Concerto
for guitar and orchestra

Maya Badian
Composer
Maya Badian
Composition Date: 1981
Duration: 00:16:00
Genre: Orchestra / Large Ensembles, Orchestra with Soloist, Guitar(s)/Lute(s)

Instrumentation:

Instrumentation Set Number 1:
  • 1 x Guitar ( Solo )
  • 1 x Full orchestra
Programme Note:
Quote from, “Maya Badian, Her Life and Her Music: A Privilege to Soar” by Popovici, Fred, published by Pro Ars Publications, Ottawa, Canada, 2010:
“The GUITAR CONCERTO by Maya Badian is unique in Romanian musical history, acknowledged as the first Guitar Concerto ever composed in Romania. Maria Livia Sao Marcos Fisch (1938-), a Brazilian virtuoso guitarist now living in Switzerland, commissioned this concerto to Maya Badian. The individual character of each of the three contrasting movements of Badian’s Guitar Concerto is clearly suggested by each movement’s title, I.- Moto perpetuo; II.- Aria;
III.- Marcia e Toccata. Movement I, Moto perpetuo. The ambiance for the first entrance of the guitar is established by a syncopated solo trumpet rhythmic figure and a trialogue between solo trumpet, horn, and trombone sustained by string pizzicati. The solo guitar then develops the opening idea with an accompaniment that gradually involves the full orchestra. The solo guitar part is set apart from the orchestra not only melodically but also harmonically, rhythmically, and by its tone colour variety and shifting registrations. The economic use of the initial material in the orchestral part makes use of diverse musical parameters and composition techniques to maintain the unity while leaving the solo guitar clear and unobstructed. A short and contrasting section, Cantabile, features only the guitar and a solo pizzicato double-bass, while the maracas and castanets provide timbre colour. The full orchestra, without solo guitar, concludes the first movement in a return to Tempo primo, presenting the material based on the initial rhythmic figure.

Regarding the solo guitar, it rests until the very last bar, when its chord laissez vibrer makes a bridge to the slow movement. Movement II, Aria. A song-like theme presented by guitar makes use of the full range of the instrument, from deep and resonant low notes to the extreme of the high register. The long-held phrases poetically wander into fantasia-like passages of great beauty. The tender harmonic support offered by the strings pulses beneath the solo guitar. The accompaniment continues with the development of the song-like theme. The solo guitar briefly returns to the opening mood before a long string passage closes the movement, perdendosi.

Andrée Laurier described this Aria as the “unforgettable second movement.” (Composing a home away from home. Maya Badian’s swift pen” by Andrée Laurier, The Canadian Composer, February 1989, p. 26). Movement III, Marcia e Toccata, features two rhythmic characteristics: binary (Marcia) and ternary (Toccata).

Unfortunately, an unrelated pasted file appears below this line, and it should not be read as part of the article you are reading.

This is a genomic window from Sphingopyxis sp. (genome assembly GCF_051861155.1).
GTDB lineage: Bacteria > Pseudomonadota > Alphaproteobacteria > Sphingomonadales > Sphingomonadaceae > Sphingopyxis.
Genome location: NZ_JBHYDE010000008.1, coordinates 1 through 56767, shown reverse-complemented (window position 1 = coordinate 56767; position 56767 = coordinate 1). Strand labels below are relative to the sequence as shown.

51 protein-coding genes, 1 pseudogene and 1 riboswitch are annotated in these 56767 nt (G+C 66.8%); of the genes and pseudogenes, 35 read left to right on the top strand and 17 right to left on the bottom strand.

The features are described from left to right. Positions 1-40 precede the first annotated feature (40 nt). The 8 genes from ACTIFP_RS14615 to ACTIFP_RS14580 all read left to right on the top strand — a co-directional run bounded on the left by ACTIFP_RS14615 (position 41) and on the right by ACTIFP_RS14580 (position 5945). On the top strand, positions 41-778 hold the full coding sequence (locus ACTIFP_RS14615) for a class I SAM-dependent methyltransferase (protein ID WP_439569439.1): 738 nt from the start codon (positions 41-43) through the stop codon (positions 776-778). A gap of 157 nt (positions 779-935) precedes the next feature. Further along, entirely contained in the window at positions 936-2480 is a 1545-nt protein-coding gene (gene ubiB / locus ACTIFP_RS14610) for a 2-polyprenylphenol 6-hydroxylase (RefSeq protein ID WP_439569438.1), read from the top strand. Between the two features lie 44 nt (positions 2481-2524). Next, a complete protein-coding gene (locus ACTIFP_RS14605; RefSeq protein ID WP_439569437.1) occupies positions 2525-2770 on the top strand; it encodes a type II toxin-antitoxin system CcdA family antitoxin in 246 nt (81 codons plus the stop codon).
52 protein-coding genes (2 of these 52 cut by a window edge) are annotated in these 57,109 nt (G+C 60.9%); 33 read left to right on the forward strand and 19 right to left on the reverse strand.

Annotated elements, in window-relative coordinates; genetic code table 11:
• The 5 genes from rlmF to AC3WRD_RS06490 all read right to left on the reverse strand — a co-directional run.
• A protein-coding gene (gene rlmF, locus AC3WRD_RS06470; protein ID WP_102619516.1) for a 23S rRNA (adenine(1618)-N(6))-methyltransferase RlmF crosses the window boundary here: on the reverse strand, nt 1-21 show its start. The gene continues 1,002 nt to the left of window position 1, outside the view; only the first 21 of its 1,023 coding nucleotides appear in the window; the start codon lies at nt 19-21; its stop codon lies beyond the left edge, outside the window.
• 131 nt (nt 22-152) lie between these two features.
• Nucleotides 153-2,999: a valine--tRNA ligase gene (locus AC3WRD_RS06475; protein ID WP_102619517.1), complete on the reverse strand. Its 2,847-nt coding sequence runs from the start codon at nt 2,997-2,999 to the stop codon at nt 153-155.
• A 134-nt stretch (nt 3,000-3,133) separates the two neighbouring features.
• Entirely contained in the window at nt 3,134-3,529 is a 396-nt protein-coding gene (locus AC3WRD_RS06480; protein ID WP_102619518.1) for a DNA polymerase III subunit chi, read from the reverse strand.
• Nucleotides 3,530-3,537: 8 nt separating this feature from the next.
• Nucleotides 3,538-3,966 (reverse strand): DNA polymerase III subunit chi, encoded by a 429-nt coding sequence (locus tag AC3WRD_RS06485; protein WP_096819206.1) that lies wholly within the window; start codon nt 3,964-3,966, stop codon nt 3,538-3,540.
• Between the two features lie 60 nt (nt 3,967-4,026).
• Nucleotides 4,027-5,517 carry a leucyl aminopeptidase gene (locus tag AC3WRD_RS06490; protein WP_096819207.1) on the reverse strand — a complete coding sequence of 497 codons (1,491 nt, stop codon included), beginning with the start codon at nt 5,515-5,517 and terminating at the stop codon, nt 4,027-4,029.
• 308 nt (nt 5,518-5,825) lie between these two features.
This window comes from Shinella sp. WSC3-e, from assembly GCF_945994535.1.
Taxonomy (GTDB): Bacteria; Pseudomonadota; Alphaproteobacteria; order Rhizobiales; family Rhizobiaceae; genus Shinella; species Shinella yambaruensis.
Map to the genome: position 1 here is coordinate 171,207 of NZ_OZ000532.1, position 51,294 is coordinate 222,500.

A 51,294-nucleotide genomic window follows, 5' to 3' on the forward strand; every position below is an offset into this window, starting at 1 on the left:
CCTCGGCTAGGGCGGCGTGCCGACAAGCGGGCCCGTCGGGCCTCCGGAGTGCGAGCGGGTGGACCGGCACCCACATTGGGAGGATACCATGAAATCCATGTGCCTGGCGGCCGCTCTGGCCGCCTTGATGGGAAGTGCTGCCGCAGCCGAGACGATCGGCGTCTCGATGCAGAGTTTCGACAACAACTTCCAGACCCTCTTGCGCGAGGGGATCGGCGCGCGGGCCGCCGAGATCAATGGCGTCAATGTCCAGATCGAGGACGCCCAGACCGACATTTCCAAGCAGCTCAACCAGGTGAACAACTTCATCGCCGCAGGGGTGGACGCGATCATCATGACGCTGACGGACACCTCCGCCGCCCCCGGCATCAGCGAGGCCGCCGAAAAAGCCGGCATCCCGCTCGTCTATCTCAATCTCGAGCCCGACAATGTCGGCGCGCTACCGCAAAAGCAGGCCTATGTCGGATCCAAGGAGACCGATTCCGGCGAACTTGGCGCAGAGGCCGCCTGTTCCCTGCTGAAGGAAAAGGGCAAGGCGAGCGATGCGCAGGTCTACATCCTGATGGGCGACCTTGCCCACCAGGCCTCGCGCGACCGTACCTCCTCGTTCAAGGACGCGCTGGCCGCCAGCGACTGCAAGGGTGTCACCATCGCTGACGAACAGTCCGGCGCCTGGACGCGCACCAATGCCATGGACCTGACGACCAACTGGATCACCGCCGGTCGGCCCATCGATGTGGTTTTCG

The opening Marcia, a caricature-like march, evokes special moods similar to those of German composer Kurt Weil. The brasses are again present to outline the melodic sense of the opening. Harmonic and sharp rhythmic motion precede the entrance of the solo guitar, which restates the opening march, accompanied by castanets, viola and violoncello soli. The full orchestra completes the March section ending before the solo violin performs a short phrase in a free form. This leads (subito attacca) to the final section, Toccata.

The final movement’s Toccata opens from afar, misterioso, with solo guitar and pizzicato double-bass in perpetual motion of eigth- notes in a ternary rhythm. Gradually, all the strings borrow this motive. While maintaining the rhythm, a dialogue begins between the solo guitar and different sections of the orchestra. At some points, binary-march references in the brass contrast with the flowing ternary rhythm in the strings. Percussion links together the differing rhythmic patterns. This dialogue’s development increases in intensity, using diminution, and rhythmic energy created by syncopated accents. This contrasts with the solo guitar cadenza that follows. The Concerto ends in a burst of energy tutti, reaching its conclusion in a brilliant flourish.”

Premiere Information:
7 November 1982, Busteni, Romania
Valentin Farkas, guitar; Ploiesti Symphony Orchestra; Horia Andreescu, conductor

CATALOGUE INFO:

  • Call Number:
  • MI 1315 B136co
  • Genre:
  • Orchestra / Large Ensembles, Orchestra with Soloist, Guitar(s)/Lute(s)
  • Date of Acquisition:
  • September 20, 1992
  • Type:
  • Print-music, Published by CMC
  • Physical Description:
  • 1 score
    69 Pages
    Height: 30 cm
    Width: 23 cm
    Parts page count: 124
    16 parts
    Height: 30 cm
    Width: 23 cm
    1 solo part
    Height: 30 cm
    Width: 23 cm
  • Additional Information:
  • Guitar solo / 0000 / 2220 / timp / perc(2) / str
    Ms (photocopy); manuscript deposited in the Fonds Maya-Badian MUS 228, Music Division, Library and Archives Canada.
    Commissioned by: Maria Livia Sao Marcos Fisch, Brazilian guitarist
    Also available for guitar and piano

    I. Moto perpetuo -- II. Aria -- III. Marcia e toccata
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